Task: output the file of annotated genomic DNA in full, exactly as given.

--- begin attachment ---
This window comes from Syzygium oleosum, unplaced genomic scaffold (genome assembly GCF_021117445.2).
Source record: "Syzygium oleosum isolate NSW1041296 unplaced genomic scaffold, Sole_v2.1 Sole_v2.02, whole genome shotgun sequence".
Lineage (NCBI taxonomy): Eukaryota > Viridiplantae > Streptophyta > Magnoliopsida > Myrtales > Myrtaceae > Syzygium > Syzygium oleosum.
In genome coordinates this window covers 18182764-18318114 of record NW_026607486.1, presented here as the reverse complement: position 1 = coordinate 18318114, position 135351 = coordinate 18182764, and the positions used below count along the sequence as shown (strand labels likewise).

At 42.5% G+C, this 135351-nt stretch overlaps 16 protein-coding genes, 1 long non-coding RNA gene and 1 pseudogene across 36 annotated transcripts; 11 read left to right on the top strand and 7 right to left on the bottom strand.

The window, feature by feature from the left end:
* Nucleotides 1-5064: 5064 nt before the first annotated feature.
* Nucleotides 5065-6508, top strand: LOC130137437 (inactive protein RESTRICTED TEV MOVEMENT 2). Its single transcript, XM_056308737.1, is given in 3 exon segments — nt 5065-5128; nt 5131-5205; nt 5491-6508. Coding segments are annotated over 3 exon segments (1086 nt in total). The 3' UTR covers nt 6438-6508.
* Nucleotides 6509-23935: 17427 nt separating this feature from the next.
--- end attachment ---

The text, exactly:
This window comes from Syzygium oleosum, unplaced genomic scaffold (genome assembly GCF_021117445.2).
Source record: "Syzygium oleosum isolate NSW1041296 unplaced genomic scaffold, Sole_v2.1 Sole_v2.02, whole genome shotgun sequence".
Lineage (NCBI taxonomy): Eukaryota > Viridiplantae > Streptophyta > Magnoliopsida > Myrtales > Myrtaceae > Syzygium > Syzygium oleosum.
In genome coordinates this window covers 18182764-18318114 of record NW_026607486.1, presented here as the reverse complement: position 1 = coordinate 18318114, position 135351 = coordinate 18182764, and the positions used below count along the sequence as shown (strand labels likewise).

At 42.5% G+C, this 135351-nt stretch overlaps 16 protein-coding genes, 1 long non-coding RNA gene and 1 pseudogene across 36 annotated transcripts; 11 read left to right on the top strand and 7 right to left on the bottom strand.

The window, feature by feature from the left end:
* Nucleotides 1-5064: 5064 nt before the first annotated feature.
* Nucleotides 5065-6508, top strand: LOC130137437 (inactive protein RESTRICTED TEV MOVEMENT 2). Its single transcript, XM_056308737.1, is given in 3 exon segments — nt 5065-5128; nt 5131-5205; nt 5491-6508. Coding segments are annotated over 3 exon segments (1086 nt in total). The 3' UTR covers nt 6438-6508.
* Nucleotides 6509-23935: 17427 nt separating this feature from the next.